“Riz writes about three stages; first, you’ve got the three Ts. Then you’ve got the second stage,” Zoha continues. “The Asian struggling with their identity, their religion, or ‘brownness’ – the Muslim taking off their hijab, for example, or the Hindu refusing to go along with an arranged marriage.” 

“The final stage is when the character is not influenced by the colour of the skin; where the character exists irrespective of that.” There’s actually no shortage of South Asian actors in the West, but how many actually make it to stage 3? “Riz Ahmed is one, Mindy Kaling is another. But most of us get stuck in stage 1 or 2.”

There are naturally going to be some exceptions to this rule, but why does Zoha think these roadblocks exist? “I think we need to speak to directors, writers, and ask for a new angle. I think our narratives are restricted because there aren’t enough of us in these positions. Mindy is making a difference because she’s in a role like that, behind the camera.”

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It’s starting to feel like a bit of a pattern – I ask a question, Zoha answers, and I question her answer. But it’s a valid question: why are there not enough South Asians behind the camera? And as keen as I was to avoid talking about subject matter that is typically linked to the South Asian career narrative, we were unable to avoid the inevitable. “South Asians are not encouraged by their parents to go down these routes. To make it even to where I am now, I ignored the advice my parents gave me; but I understand that there are not enough people that can do that, that can make the changes we want to see in the industry.”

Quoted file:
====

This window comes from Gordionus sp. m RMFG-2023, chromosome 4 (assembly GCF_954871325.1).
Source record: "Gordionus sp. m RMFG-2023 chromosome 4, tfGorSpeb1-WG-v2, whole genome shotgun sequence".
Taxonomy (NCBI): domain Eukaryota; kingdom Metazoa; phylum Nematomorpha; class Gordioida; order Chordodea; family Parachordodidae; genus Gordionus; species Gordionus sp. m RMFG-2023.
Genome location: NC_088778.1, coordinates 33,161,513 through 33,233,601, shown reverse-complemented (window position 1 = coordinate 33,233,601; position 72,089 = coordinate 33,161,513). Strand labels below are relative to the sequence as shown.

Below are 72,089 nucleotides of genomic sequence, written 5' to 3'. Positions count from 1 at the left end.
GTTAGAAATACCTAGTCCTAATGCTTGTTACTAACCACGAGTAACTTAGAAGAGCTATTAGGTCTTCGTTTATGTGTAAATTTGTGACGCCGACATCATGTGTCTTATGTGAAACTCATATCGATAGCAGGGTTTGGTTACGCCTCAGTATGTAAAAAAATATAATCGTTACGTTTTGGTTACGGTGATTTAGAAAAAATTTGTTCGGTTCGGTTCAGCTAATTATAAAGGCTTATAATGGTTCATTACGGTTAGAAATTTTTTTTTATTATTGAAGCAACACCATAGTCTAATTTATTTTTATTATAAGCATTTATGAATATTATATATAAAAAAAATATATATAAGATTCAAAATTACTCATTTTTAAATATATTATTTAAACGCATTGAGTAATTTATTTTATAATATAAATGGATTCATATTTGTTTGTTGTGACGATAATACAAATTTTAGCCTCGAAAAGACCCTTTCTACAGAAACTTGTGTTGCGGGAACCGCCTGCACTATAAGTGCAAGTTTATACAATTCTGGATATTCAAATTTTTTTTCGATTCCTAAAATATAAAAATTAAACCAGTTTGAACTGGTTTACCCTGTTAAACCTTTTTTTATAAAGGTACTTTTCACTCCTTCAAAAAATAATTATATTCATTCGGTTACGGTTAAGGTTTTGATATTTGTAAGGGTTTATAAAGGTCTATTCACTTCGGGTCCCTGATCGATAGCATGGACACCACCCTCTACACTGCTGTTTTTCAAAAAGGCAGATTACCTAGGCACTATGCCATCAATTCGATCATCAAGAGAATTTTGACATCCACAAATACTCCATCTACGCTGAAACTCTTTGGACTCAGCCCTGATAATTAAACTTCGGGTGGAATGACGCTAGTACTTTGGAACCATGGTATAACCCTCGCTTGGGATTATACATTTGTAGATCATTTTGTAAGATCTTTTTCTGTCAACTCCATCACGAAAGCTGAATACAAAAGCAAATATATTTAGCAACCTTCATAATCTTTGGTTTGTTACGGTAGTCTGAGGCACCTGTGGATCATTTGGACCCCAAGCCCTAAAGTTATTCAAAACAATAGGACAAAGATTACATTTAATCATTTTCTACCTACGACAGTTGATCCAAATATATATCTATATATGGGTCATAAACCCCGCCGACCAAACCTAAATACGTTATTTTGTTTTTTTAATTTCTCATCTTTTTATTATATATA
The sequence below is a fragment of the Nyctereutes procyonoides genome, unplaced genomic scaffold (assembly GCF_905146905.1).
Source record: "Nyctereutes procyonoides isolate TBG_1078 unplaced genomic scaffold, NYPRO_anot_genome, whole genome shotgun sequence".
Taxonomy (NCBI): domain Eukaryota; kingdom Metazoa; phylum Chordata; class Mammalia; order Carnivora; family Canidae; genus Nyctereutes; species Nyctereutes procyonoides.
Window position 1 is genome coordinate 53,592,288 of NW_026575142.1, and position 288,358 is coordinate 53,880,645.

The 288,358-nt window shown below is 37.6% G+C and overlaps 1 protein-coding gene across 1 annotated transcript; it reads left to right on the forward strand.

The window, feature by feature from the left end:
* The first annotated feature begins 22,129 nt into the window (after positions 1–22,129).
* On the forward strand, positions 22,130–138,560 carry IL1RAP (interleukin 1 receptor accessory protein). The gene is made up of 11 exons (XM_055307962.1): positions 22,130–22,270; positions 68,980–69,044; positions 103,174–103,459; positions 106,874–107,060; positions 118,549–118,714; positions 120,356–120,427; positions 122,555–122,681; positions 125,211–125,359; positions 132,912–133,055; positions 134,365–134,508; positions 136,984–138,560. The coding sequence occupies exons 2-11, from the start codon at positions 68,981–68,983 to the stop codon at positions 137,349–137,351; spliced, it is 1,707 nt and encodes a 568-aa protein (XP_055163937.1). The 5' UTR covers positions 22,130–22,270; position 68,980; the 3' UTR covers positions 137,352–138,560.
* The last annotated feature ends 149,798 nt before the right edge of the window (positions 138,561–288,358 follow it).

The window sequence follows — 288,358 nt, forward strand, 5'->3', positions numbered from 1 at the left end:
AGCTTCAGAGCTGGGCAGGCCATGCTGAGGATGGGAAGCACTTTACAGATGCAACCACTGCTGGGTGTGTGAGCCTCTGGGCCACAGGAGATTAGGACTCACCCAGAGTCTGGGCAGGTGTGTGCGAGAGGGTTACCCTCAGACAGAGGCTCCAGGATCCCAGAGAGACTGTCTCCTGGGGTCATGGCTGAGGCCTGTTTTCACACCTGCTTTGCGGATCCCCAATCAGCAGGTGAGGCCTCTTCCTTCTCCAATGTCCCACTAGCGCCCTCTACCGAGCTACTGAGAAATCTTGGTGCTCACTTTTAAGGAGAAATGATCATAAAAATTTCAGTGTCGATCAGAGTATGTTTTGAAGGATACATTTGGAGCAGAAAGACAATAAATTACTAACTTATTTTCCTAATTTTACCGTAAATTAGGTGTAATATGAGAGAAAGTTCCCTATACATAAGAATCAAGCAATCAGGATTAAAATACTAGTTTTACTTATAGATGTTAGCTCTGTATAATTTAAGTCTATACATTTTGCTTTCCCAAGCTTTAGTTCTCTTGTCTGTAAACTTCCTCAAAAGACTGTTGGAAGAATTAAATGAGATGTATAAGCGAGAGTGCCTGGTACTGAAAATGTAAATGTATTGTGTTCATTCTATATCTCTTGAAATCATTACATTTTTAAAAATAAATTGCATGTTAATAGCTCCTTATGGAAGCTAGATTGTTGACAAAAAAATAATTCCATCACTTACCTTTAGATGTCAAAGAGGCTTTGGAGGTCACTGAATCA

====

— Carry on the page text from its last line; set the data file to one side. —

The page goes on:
Zoha’s repeatedly been on record saying that her parents initially advised her against going into acting, so I don’t want to dwell on that particular battle too long. I am, however, curious about its aftermath; when a South Asian goes against their parents’ wishes when choosing a vocation, is there a level of success they have to achieve for their decision to feel vindicated? To prove that you were right?